The Religion of the Earliest Churches: Creating a Symbolic World

The Religion of the Earliest Churches: Creating a Symbolic World

The Religion of the Earliest Churches: Creating a Symbolic World

The Religion of the Earliest Churches: Creating a Symbolic World

Synopsis

"In these Oxford lectures, Theissen picks up where he left off in The Historical Jesus: A Comprehensive Guide (1998). Employing the notion of religion as a "cultural sign language that promises a gain in life by corresponding to an ultimate reality," he plots the emergence of Christianity as a religion, with elements of myth, ritual, ethics, and an emergent symbolic system. He expands upon the historical, social, and theological analysis of his earlier works to cover such issues as the relationship of Jesus to the earliest churches, power, possessions, interpretations of Jesus' death, and the separation of the church and synagogue." Title Summary field provided by Blackwell North America, Inc. All Rights Reserved

Excerpt

This book is an attempt to give a scholarly description and analysis of primitive Christian religion. It seeks to describe the content of that religion in such a way that it is accessible to men and women whether or not they are religious. Granted, there are many descriptions of the history of primitive Christianity and its religion which do not presuppose any specific positions. What is lacking is a corresponding account of primitive Christian faith – i.e. of what moved people to the depths in primitive Christianity. Those who want to inform themselves about this are referred to 'theologies of the New Testament'. However, these present an internal Christian perspective. They are written for Christians, as a rule for those who are to become clergy. They are legitimate and necessary attempts to describe a religion from within. But the New Testament and primitive Christianity are too important not to be made accessible to as many people as possible in a scholarly way. Their texts and convictions are part of the basic cultural information of human history – whether one hears them as sermon texts or reads them as part of our tradition. It is not good either for society or for the churches for them to be removed from everyday discourse.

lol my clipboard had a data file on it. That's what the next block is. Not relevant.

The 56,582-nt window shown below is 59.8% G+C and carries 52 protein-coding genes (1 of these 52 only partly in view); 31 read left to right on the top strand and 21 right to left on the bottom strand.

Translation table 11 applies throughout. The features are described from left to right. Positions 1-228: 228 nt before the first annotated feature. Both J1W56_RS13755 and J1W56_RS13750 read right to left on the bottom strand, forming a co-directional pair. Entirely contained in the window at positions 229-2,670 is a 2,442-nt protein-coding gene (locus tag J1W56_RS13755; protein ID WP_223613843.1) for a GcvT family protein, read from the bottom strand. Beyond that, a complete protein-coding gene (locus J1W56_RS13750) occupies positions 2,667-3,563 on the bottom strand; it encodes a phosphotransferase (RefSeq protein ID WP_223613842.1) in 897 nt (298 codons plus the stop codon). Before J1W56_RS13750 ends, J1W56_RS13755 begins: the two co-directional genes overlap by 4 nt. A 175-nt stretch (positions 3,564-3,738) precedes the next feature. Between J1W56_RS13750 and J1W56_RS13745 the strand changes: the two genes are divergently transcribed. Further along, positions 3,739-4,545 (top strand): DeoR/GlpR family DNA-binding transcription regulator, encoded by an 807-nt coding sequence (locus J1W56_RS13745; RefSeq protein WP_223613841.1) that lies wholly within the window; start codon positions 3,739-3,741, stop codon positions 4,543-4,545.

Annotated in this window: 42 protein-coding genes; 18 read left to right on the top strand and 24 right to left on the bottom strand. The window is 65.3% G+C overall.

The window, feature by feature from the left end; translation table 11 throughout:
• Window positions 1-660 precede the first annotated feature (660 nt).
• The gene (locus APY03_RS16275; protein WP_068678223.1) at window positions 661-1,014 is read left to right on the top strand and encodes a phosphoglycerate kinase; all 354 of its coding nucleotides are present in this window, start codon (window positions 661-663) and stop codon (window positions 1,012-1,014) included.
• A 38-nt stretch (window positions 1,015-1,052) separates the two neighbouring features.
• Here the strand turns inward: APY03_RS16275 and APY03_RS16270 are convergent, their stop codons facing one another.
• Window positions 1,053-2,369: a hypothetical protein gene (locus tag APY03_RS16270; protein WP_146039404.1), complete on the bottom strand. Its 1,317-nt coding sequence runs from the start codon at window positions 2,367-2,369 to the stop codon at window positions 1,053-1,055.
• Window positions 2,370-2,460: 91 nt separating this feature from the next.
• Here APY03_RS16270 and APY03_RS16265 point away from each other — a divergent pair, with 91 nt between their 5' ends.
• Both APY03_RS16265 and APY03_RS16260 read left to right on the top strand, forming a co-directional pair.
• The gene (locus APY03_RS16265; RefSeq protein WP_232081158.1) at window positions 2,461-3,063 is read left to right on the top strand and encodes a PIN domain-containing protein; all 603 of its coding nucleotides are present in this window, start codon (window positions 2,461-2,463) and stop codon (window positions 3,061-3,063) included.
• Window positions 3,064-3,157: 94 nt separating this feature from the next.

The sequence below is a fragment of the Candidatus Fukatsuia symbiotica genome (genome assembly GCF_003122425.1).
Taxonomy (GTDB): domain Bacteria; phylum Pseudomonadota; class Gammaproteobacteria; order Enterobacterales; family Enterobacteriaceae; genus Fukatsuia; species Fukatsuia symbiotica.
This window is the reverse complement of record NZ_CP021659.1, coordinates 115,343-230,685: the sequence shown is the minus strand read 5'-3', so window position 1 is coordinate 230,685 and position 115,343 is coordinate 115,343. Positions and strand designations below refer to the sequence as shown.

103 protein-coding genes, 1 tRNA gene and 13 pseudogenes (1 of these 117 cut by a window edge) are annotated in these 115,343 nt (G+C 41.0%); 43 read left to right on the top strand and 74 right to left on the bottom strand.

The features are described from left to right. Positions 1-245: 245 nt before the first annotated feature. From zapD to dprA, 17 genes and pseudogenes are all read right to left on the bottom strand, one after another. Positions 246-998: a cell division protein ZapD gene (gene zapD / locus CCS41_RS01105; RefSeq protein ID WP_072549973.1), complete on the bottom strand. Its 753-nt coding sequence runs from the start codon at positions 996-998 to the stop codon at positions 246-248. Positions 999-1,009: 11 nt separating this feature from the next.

It is true that every scholar inevitably writes from his or her standpoint. I am a Christian. I teach theology in a theological faculty. I am an ordained minister. I preach. I love primitive Christianity and its texts. Some people may find that an insuperable limitation for such an enterprise. But it makes a difference whether one elevates one's standpoint to the status of a programme or accepts it and reflects on it as a context for heuristic discovery, and not as the only context in which one's own thought is valid and can be communicated. I in fact think that we can describe the things that we love in such a way that they are understandable and accessible to all – including those who have quite different attitudes to them from ours. Scholarship proves itself in making us to enter into communication with other people who are shaped differently from ourselves, governed by other convictions, and have contrary views on many things. In today's culture, and especially in theology, this view is represented only by a minority. The postmodern mentality is not at all favourable to such an attitude. But there are related . . .

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